Wednesday, 9 August 2017

The power of lightning

If there's one thing that the Alps do well it's thunder and lightning. As a big noise fan, I generally delight in the ear-splitting, crockery-rattling great peals of thunder like some monstrous carronade barrage rolling down the valley. And you get used to the outages; all power cables are above ground here, so one banks on losing power for a few minutes during a corker.

Sunday's storm was particularly spectacular - fierce, prolonged and right overhead. A lightning strike on the road about 150m away tore a 1m hole in the bitmac, a 3m trench to a pine tree and blasted off all the bark from one side but without a single scorch mark. We lost power three times, at worst for two hours. But hey. We have oil lamps.

The internet was not quite so robust. The problem with running blistering fast interweb over 4G mobile networks is vulnerability - and after gamely surviving the worst of the storm on Sunday, the internet died at about midnight and only came back yesterday evening. Two days without the internet showed just how dependent I am on it. Which is possibly a good reason to lose it from time to time. 

13 comments:

DeeDee99 said...

As a child we went on a driving holiday through Germany and Austria. At Zell am See we were watching a band playing when the heavens opened and the mother of all thunderstorms started. It was spectacular, but not something you'd want to be out in. Fortunately, the bandstand had a storage area underneath so we crowded into that whilst the worst of it was underway. I remember the thunder rumbling on for hours!

I've never seen a storm like it since.

Dave_G said...


I used to sail deep-sea (oil tankers) and thoroughly enjoyed the equatorial thunder storms - lying on the poop deck watching the lightning. Not seen or heard a 'decent' storm for years now.

Must be the global-normality we're experiencing.

Poisonedchalice said...

Many years ago we took our kids on a one month holiday to south of France. While there (Lavendou) one day started gloomy with drizzle which then turned to rain, which then developed into a dark green sky with huge lightning bolts and blasts of thunder. We were camping, so we decided to head up into the hills for something to do. We came to a roundabout and my kids were continually pestering me "can we wind the window down Dad?". I relented and let them wind it down just one inch. Just as we stopped at the roundabout, I noticed a telegraph pole to my left; at the same time a bolt of lightning hit it and the resulting explosion was like standing next to a cannon being fired.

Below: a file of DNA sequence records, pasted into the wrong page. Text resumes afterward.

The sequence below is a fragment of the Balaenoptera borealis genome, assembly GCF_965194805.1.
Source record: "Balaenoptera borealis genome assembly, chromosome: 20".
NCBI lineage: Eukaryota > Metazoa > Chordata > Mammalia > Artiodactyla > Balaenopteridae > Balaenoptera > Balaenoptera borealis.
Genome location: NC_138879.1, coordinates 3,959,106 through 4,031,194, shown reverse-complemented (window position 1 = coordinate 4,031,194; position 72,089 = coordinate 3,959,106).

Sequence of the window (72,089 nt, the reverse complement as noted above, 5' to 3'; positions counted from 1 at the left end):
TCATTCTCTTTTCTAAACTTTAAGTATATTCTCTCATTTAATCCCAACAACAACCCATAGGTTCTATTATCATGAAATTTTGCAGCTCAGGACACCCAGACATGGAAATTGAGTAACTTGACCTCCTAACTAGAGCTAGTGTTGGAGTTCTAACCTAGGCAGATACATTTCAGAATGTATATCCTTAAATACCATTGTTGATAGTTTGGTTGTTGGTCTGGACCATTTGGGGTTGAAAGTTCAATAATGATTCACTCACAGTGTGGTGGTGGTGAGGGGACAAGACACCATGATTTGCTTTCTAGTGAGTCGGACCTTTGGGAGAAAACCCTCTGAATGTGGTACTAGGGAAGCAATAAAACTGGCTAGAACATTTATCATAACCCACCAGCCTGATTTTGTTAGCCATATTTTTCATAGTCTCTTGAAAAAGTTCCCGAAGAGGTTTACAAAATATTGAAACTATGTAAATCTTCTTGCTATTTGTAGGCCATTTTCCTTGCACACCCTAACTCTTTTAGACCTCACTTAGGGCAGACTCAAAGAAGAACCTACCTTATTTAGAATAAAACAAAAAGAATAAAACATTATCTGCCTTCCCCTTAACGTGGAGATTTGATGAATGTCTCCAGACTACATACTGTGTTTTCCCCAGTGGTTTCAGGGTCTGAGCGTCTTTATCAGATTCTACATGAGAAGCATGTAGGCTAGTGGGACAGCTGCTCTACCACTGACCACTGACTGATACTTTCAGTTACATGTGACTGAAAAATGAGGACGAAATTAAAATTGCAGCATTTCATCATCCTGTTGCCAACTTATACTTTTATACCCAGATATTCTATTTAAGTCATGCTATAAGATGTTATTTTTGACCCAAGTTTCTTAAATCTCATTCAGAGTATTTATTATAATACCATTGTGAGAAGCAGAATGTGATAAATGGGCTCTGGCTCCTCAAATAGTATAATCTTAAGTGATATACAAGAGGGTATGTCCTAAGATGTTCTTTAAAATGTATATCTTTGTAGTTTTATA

Have you ever seen little kids trying to wind a window up very quickly? :D

meltemian said...

When we first moved here we very quickly learned to unplug the TV, phone lines and the router during thunderstorms. Very expensive to keep replacing!

Ravenscar. said...

Mother nature when she sneezes we all feel it, a spectacular thunderstorm - I luv 'em.

There is some interesting Geology under your feet too Radders. Not least, with the Periadriatic fault sequence and the Apulian plate rotation and so many complications, have you experienced any tremors lately? As Africa 'swings' north, the Anatolian area is pushing west, who said the Alpine Orogeny has finished?

Have a look, this sort of stuff would interest maybe: http://www.zamg.ac.at/cms/de/geophysik/erdbeben/historische-erdbeben

Anonymous said...

Take a look here Radders.

http://en.blitzortung.org/live_lightning_maps.php?map=13


Anonymous said...

The most spectacular lighting I've ever seen was during a military exercise in Alberta. Thick rods of it split the air and you could smell the ozone as it thumped and crackled on and on. Tremendous power. Every radio net was shut down and for the duration of the storm we separated ourselves from the PRC 320's we were man packing.

Steve

James Higham said...

Strange things happen in them there Alps like.

leila said...

Did anyone watch the opening ceremony of the Gotthards Alps tunnel June last year? that wasn't just strange, it was something else.

Ravenscar. said...

"it was something else."

it was something, I am at a loss to say what.

anon2 said...

Well I simply have to add this --
"How Great Thou Art" says it all . . . can't find a good English one, any more - but, short of Elvis, here are the words:
https://www.youtube.com/watch?v=3GKhDCsLrUg


Gardener Fisher said...

South Africa does good thunder storms, especially on the high veldt

formertory said...

The blitzortung strike mapping is awesome - thank you, Anon 9Aug, 1101hr.